…"Yes, it is difficult enough performing your professional duties (and not being paid very much for them), on top of having to deal with myriad problems you are neither trained for nor funded to deal with. These include: parents who treat the library staff as free babysitters and are nasty if you try to point out that you cannot watch their children and that public libraries are no safer that any other public building; being expected, after a full and busy day at work, to then sit around and wait for said parents to arrive and pick up their minor children once the building is closed and the scary people are sleeping around closed library building"…

As beloved public institutions, can our nation’s libraries turn to the benign custodianship of national government for help with this growing crisis of childcare?

For an answer, consider the hegemony of corporate dictatorship in Washington DC. Our republic has been overtaken by a cabal with sociopathic indifference to suffering and unfathomable greed, which has no intention of allowing the money it takes from taxpayers to adequately fund a truly democratic institution not exclusively serving the rapacious commercial interests of the ruling elite. (This year’s federal support for libraries was around $200 million, about the cost of six more F-18 fighter jets.)(3)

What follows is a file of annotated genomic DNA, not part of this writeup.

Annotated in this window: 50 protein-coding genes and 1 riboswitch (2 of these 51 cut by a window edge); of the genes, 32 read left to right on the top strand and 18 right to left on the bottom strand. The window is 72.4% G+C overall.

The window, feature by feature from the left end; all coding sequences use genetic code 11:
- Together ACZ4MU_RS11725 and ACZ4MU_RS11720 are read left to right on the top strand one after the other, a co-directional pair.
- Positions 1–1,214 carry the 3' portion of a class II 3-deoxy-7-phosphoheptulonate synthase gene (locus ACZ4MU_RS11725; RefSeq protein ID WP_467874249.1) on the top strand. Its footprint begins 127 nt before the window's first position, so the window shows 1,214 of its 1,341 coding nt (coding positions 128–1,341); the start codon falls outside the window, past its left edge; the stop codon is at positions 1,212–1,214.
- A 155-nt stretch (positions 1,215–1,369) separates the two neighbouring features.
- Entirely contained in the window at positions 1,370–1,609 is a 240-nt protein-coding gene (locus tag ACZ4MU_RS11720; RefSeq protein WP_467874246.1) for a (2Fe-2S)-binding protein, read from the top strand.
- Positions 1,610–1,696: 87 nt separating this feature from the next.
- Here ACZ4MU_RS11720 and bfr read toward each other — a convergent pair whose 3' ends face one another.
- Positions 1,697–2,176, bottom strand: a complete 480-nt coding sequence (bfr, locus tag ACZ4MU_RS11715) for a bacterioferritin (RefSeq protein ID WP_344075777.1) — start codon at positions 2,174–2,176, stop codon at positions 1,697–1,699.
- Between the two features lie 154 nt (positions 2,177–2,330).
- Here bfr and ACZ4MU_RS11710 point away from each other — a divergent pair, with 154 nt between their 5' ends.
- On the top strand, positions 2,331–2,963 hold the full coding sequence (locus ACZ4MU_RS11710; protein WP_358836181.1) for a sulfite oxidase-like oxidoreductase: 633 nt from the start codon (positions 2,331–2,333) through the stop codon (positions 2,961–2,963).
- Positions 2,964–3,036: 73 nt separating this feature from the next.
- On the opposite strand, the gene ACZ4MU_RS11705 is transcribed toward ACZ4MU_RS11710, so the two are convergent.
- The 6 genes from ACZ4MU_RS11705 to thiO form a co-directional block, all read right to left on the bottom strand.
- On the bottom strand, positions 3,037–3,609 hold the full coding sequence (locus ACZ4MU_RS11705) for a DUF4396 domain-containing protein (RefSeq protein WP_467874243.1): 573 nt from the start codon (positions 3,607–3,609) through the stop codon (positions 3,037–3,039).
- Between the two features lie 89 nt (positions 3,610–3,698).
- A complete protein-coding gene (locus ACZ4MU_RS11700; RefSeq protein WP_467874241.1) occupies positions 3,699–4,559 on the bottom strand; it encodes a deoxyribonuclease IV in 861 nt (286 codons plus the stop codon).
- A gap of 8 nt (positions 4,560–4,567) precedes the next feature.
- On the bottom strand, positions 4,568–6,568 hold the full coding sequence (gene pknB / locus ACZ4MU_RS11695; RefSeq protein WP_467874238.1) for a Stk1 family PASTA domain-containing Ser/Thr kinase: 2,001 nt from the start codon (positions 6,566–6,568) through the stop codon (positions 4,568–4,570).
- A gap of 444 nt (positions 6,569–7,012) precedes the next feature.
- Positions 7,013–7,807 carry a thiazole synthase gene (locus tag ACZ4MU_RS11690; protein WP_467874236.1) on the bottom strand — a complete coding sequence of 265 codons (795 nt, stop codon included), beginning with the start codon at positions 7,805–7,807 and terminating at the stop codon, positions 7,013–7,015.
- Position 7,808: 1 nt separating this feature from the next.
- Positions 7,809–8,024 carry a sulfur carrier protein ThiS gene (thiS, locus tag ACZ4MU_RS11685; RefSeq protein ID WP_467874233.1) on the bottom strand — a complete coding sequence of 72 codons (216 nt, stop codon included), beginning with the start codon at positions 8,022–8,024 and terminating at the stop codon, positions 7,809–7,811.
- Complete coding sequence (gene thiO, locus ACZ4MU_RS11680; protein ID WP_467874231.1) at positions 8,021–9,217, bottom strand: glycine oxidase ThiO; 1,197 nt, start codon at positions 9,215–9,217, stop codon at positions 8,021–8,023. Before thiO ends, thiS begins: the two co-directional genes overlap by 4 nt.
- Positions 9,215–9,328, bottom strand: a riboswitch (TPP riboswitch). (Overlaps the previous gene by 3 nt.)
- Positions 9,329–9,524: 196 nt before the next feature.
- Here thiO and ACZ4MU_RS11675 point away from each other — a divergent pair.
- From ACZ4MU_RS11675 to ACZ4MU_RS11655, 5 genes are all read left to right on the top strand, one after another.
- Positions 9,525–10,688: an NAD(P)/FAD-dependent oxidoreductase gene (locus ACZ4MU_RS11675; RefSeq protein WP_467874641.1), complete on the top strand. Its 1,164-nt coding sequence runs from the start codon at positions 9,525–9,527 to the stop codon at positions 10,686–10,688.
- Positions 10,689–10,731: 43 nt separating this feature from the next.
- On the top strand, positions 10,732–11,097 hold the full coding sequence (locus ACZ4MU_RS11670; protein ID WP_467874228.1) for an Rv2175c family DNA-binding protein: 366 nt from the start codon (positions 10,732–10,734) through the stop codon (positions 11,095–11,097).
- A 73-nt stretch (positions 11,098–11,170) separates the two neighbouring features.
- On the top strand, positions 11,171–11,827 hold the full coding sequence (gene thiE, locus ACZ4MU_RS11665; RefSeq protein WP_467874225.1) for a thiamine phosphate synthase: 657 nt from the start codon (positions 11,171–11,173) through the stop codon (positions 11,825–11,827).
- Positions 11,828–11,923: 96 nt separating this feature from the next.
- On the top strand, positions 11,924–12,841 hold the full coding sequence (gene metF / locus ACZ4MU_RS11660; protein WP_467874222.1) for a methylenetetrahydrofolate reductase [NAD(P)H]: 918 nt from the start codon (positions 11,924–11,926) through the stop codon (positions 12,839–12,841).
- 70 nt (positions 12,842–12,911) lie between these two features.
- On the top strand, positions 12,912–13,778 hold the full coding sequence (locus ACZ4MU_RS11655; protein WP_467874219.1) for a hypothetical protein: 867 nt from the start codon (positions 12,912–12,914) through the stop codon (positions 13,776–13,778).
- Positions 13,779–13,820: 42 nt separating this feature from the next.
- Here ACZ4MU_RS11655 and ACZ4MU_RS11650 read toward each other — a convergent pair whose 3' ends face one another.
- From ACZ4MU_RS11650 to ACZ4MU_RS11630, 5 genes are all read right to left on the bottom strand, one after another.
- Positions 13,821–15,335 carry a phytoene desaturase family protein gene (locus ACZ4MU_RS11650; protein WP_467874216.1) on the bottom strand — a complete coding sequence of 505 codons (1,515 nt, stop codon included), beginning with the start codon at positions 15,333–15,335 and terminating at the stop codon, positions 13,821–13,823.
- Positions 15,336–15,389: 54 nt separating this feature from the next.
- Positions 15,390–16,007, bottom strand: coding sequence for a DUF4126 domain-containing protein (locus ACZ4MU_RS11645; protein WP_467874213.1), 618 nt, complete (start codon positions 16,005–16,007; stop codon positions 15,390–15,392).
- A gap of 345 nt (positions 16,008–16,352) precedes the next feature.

Consider, that despite wandering stunned in the smoking ruin of a so recently robust economy, 70% of citizens polled by CNN in early September 2003 still supported the policies of the second Bush administration. Barring a popular uprising leading to massive reforms, set to the tune of "The Battle Hymn of the Republic", the bitter truth may be that an end to the unfortunate condition of the children sitting alone in our libraries lies only in some mad realm of fantasy, where humane provision is made for hard working parents to meet the basic needs of their families, or (perhaps just a little less absurd) where tax subsidized daycare is available to all who need it, as a general social function of government. But why stop there? Consider if you will a strange dream world in which libraries and daycare centers morph into one well funded entity, with certified child care associates as specialized additional full time support staff; perhaps even with clear, soundproof, Plexiglas walls separating the warmly furnished children’s area from studious adult patrons, and all those within secure in the benefaction of a compassionate government. I suppose that at this point they would have to serve lunches.

  1. Seattle Times, Librarians Become Reluctant Babysitters: August 29, 2001

  2. Seattle Public Library:

  3. Super Hornet vs. Tomcat:

About Us | Subscribe/Unsubscribe | Editors | Submit | Current Issue | Archives | Home